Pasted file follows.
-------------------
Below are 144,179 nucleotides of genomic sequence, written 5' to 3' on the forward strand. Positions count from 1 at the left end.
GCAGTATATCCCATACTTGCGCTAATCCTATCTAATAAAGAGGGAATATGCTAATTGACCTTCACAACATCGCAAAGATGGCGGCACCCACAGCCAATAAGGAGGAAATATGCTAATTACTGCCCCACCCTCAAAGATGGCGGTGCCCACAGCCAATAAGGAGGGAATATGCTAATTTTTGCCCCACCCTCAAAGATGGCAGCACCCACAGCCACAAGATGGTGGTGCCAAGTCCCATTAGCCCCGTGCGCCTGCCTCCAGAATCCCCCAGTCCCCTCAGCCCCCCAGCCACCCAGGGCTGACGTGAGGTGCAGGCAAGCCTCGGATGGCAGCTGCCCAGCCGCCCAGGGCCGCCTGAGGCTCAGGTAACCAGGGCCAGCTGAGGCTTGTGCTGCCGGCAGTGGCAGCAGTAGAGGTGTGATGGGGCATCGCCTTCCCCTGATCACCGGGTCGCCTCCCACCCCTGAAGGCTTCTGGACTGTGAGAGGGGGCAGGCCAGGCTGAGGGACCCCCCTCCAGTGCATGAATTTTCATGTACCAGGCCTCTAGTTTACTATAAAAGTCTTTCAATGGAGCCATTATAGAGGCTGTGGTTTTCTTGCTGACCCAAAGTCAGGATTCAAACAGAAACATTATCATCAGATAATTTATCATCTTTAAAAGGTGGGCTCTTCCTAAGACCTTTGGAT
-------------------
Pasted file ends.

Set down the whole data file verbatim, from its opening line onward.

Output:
Below are 144,179 nucleotides of genomic sequence, written 5' to 3' on the forward strand. Positions count from 1 at the left end.
GCAGTATATCCCATACTTGCGCTAATCCTATCTAATAAAGAGGGAATATGCTAATTGACCTTCACAACATCGCAAAGATGGCGGCACCCACAGCCAATAAGGAGGAAATATGCTAATTACTGCCCCACCCTCAAAGATGGCGGTGCCCACAGCCAATAAGGAGGGAATATGCTAATTTTTGCCCCACCCTCAAAGATGGCAGCACCCACAGCCACAAGATGGTGGTGCCAAGTCCCATTAGCCCCGTGCGCCTGCCTCCAGAATCCCCCAGTCCCCTCAGCCCCCCAGCCACCCAGGGCTGACGTGAGGTGCAGGCAAGCCTCGGATGGCAGCTGCCCAGCCGCCCAGGGCCGCCTGAGGCTCAGGTAACCAGGGCCAGCTGAGGCTTGTGCTGCCGGCAGTGGCAGCAGTAGAGGTGTGATGGGGCATCGCCTTCCCCTGATCACCGGGTCGCCTCCCACCCCTGAAGGCTTCTGGACTGTGAGAGGGGGCAGGCCAGGCTGAGGGACCCCCCTCCAGTGCATGAATTTTCATGTACCAGGCCTCTAGTTTACTATAAAAGTCTTTCAATGGAGCCATTATAGAGGCTGTGGTTTTCTTGCTGACCCAAAGTCAGGATTCAAACAGAAACATTATCATCAGATAATTTATCATCTTTAAAAGGTGGGCTCTTCCTAAGACCTTTGGAT